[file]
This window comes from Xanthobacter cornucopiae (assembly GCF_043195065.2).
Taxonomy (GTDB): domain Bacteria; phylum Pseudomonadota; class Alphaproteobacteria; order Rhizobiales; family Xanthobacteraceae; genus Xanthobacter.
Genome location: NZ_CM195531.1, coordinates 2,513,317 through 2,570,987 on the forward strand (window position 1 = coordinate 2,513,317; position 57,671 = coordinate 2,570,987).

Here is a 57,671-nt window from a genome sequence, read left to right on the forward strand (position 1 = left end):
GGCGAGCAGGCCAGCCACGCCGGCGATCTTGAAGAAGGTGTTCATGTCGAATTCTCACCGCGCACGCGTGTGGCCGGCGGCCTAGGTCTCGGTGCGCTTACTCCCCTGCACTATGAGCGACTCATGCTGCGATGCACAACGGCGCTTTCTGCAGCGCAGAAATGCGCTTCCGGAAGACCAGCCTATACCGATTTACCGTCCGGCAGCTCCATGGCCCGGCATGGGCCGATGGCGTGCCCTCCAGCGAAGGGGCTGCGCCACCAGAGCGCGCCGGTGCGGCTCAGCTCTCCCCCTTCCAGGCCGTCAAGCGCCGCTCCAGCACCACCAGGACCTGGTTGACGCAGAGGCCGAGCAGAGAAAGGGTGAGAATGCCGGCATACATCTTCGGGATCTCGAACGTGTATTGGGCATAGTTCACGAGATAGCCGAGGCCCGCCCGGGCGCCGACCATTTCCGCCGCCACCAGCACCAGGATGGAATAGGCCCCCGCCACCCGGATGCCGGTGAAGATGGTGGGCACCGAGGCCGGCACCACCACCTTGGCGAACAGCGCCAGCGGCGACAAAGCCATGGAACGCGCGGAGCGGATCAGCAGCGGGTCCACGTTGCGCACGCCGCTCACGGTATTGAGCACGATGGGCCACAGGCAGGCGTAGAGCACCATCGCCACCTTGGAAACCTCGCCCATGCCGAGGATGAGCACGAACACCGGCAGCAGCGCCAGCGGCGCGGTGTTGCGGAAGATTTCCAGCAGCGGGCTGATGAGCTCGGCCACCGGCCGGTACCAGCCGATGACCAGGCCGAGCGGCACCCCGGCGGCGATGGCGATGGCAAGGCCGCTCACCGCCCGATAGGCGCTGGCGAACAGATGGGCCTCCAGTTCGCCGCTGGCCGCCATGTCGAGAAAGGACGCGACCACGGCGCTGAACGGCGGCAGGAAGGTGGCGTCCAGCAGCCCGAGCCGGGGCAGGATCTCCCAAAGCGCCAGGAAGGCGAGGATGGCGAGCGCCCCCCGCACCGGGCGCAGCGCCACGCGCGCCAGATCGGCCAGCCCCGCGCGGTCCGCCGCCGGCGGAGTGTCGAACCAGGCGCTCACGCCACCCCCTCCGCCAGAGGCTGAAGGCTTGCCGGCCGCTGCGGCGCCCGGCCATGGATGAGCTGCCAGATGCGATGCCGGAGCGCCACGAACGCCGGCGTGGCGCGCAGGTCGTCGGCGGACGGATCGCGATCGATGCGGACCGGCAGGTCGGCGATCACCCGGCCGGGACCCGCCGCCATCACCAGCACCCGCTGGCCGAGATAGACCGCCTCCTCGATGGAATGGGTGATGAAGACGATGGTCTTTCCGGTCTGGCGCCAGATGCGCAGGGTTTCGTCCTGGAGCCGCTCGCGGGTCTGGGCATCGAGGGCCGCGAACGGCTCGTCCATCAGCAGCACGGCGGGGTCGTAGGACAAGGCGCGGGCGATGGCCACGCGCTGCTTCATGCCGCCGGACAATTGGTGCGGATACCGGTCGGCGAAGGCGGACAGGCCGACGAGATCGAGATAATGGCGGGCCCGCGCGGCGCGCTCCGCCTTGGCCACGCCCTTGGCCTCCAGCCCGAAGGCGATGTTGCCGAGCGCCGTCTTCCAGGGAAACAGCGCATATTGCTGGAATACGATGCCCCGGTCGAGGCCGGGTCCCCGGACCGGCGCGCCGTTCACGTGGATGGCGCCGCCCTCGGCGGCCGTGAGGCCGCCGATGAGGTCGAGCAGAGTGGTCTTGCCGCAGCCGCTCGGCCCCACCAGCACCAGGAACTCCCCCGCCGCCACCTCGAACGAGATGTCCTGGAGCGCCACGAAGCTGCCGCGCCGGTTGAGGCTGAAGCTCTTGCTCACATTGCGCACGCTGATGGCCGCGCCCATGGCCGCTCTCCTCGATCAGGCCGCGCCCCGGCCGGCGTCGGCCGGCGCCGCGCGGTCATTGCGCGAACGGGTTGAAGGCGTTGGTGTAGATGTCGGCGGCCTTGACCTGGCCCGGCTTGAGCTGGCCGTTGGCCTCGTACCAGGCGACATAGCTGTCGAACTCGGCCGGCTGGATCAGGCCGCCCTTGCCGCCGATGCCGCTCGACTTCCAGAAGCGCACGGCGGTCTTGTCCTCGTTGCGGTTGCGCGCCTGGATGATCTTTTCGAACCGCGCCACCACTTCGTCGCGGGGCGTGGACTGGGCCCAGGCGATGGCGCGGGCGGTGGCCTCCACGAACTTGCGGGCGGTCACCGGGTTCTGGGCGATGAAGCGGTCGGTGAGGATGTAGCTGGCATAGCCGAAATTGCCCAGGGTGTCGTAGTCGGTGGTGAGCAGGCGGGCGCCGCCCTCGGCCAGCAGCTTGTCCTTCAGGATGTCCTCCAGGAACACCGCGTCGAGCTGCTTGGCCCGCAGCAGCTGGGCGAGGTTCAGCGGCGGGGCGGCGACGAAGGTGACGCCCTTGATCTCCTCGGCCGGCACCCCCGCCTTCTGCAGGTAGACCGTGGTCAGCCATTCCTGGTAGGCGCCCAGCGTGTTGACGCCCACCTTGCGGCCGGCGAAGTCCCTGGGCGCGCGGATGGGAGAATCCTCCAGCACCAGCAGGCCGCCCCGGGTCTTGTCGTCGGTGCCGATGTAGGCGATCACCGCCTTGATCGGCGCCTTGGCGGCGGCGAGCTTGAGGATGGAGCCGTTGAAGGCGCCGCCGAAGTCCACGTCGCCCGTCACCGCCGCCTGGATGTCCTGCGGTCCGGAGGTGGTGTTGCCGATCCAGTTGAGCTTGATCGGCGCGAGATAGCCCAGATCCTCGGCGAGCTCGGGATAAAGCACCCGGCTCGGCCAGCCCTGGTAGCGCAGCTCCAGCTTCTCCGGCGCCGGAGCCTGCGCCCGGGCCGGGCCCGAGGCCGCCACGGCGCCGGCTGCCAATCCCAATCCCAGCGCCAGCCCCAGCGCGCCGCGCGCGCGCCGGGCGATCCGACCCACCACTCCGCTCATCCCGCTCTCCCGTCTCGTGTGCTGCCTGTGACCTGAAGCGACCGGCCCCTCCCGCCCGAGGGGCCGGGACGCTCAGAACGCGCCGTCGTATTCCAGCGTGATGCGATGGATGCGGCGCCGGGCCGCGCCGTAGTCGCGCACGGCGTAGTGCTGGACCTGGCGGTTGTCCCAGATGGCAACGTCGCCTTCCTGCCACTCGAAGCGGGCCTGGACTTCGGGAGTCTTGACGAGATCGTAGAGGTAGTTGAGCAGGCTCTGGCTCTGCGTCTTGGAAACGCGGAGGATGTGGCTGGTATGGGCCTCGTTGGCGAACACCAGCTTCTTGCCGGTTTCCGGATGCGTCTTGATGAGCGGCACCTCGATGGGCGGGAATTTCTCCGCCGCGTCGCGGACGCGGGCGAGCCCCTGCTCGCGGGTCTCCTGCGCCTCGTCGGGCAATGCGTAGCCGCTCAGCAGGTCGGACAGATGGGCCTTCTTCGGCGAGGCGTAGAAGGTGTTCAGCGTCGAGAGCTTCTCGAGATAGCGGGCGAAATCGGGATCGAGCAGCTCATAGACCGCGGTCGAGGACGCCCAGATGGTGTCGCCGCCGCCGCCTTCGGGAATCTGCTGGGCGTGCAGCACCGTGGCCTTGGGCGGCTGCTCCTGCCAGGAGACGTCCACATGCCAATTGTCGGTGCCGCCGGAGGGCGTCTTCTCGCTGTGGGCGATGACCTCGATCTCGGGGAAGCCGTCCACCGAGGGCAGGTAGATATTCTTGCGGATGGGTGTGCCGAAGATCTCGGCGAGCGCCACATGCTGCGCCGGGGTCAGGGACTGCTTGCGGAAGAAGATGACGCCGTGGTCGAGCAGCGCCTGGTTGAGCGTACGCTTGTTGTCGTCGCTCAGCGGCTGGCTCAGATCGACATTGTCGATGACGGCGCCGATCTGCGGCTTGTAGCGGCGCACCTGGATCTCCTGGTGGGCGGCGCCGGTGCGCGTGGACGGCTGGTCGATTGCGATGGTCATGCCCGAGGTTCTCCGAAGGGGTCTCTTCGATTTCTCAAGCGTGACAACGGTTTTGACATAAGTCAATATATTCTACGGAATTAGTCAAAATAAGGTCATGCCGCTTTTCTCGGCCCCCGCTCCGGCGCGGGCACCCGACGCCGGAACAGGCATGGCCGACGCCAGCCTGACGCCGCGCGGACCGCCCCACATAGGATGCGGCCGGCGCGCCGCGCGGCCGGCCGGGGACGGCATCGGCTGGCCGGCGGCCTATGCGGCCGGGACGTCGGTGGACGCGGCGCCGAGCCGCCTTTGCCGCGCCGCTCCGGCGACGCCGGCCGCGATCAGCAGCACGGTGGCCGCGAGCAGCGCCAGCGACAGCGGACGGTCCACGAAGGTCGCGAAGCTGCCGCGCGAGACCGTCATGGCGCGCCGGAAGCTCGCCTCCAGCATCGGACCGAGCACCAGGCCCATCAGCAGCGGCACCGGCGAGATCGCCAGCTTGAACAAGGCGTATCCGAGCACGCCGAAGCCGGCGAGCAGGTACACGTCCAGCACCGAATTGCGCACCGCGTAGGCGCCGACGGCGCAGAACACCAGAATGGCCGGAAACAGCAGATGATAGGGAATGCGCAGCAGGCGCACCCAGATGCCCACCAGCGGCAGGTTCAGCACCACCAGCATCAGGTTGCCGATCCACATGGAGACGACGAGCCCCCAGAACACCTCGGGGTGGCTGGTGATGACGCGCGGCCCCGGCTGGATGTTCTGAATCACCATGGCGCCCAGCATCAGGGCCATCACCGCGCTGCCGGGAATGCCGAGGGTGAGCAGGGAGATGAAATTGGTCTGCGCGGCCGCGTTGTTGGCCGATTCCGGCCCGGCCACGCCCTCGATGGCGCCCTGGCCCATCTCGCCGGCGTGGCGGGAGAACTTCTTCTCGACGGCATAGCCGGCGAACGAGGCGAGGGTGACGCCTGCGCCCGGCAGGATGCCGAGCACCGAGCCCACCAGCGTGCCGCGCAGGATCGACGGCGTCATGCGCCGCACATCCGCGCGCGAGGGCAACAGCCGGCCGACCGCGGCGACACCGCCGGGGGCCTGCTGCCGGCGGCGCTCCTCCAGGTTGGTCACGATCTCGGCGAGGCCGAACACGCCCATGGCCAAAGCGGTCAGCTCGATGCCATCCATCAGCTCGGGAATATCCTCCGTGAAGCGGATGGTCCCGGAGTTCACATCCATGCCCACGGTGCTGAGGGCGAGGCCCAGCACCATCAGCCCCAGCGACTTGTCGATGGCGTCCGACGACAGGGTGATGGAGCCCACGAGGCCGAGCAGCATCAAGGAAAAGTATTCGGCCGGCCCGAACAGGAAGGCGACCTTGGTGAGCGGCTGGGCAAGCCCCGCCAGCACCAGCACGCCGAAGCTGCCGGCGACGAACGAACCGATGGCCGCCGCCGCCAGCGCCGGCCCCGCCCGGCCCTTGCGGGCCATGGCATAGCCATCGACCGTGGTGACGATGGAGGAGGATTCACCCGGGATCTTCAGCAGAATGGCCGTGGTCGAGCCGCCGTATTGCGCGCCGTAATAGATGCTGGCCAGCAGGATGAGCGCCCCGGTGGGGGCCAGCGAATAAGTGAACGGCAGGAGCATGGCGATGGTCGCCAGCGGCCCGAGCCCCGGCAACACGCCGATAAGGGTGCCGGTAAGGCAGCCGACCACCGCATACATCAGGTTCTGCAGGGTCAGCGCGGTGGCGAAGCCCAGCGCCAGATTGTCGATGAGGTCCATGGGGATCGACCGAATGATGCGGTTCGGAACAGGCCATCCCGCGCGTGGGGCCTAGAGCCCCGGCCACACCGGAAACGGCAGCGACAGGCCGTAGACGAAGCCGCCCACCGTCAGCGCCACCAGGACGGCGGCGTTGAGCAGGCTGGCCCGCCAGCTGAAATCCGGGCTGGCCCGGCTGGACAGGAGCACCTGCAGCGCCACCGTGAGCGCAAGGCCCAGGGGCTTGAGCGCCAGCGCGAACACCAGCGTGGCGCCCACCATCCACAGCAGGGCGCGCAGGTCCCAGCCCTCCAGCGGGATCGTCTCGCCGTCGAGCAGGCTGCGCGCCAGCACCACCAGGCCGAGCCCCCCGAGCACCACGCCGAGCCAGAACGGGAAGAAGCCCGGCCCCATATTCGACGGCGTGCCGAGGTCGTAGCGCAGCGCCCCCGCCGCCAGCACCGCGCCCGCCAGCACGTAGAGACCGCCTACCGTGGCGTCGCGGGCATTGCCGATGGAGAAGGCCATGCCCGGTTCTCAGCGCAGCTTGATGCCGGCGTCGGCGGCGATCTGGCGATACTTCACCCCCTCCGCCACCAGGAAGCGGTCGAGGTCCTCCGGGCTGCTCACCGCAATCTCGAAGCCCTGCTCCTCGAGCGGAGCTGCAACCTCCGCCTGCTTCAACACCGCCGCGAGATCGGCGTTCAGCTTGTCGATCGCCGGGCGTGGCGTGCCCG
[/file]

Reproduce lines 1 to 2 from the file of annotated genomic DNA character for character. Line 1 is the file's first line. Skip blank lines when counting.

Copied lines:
This window comes from Xanthobacter cornucopiae (assembly GCF_043195065.2).
Taxonomy (GTDB): domain Bacteria; phylum Pseudomonadota; class Alphaproteobacteria; order Rhizobiales; family Xanthobacteraceae; genus Xanthobacter.